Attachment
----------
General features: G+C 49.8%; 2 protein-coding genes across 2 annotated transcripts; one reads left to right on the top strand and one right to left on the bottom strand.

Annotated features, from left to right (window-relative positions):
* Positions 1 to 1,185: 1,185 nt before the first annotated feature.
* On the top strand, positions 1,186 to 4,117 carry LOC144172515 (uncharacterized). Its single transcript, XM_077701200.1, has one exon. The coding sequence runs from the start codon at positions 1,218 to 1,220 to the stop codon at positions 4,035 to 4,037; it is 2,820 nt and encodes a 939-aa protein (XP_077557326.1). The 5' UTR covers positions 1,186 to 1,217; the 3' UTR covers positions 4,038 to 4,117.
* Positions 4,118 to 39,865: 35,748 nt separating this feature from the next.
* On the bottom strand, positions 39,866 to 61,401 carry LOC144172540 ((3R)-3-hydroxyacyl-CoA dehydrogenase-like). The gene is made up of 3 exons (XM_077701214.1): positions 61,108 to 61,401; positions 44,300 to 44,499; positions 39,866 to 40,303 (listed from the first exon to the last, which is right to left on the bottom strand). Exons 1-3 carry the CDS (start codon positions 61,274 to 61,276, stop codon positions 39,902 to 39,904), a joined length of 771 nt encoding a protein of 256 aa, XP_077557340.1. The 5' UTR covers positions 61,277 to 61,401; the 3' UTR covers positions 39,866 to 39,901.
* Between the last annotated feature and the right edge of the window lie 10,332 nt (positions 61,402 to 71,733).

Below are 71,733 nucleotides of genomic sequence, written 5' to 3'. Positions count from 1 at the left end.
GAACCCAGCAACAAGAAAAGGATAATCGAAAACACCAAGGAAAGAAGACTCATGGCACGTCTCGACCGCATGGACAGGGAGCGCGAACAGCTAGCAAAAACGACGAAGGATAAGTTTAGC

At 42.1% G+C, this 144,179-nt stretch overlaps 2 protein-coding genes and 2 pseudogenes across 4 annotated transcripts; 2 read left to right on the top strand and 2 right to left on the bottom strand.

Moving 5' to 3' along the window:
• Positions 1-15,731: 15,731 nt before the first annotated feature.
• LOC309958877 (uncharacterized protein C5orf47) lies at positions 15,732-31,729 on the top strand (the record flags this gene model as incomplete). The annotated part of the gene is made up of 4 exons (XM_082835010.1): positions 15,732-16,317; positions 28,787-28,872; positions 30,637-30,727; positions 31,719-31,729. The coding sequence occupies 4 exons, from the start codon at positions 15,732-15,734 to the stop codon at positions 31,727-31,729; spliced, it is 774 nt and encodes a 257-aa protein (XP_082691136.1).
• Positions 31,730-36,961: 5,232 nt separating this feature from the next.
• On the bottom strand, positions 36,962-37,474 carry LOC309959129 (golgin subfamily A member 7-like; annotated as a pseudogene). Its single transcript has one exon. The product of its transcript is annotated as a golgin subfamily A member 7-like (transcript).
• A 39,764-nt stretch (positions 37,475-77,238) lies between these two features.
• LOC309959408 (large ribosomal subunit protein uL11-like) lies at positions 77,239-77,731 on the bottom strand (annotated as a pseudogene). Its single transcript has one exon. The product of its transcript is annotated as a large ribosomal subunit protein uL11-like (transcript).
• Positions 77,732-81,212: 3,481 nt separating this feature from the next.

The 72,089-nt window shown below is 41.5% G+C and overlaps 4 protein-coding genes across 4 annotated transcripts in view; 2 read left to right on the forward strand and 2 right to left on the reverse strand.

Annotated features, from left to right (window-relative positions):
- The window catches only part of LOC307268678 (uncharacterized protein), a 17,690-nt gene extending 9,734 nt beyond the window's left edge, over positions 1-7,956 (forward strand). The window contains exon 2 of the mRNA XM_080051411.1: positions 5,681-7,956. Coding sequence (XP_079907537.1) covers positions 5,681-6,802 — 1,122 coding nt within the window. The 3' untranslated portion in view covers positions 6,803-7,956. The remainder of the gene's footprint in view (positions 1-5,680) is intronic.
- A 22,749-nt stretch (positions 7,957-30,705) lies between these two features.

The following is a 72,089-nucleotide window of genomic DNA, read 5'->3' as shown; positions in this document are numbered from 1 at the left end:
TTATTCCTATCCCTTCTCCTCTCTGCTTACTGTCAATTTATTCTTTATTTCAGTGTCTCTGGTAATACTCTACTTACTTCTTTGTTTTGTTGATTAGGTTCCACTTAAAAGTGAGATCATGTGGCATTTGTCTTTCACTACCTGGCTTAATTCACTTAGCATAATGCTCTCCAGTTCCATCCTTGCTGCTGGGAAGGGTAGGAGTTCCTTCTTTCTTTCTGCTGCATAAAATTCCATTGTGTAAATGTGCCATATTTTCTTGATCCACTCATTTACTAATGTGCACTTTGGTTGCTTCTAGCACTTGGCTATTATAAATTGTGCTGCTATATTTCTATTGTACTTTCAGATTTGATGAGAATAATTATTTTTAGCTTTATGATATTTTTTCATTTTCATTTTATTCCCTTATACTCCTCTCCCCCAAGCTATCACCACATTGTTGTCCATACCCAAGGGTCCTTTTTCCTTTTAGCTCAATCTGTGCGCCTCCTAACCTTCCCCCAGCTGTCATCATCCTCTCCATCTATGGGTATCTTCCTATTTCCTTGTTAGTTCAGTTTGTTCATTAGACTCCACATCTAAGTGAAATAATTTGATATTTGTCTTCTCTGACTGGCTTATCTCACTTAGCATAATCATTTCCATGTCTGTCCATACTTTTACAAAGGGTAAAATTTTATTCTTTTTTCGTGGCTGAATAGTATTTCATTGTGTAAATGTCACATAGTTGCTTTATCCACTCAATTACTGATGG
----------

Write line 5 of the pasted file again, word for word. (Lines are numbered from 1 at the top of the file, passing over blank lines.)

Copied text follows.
* Positions 4,118 to 39,865: 35,748 nt separating this feature from the next.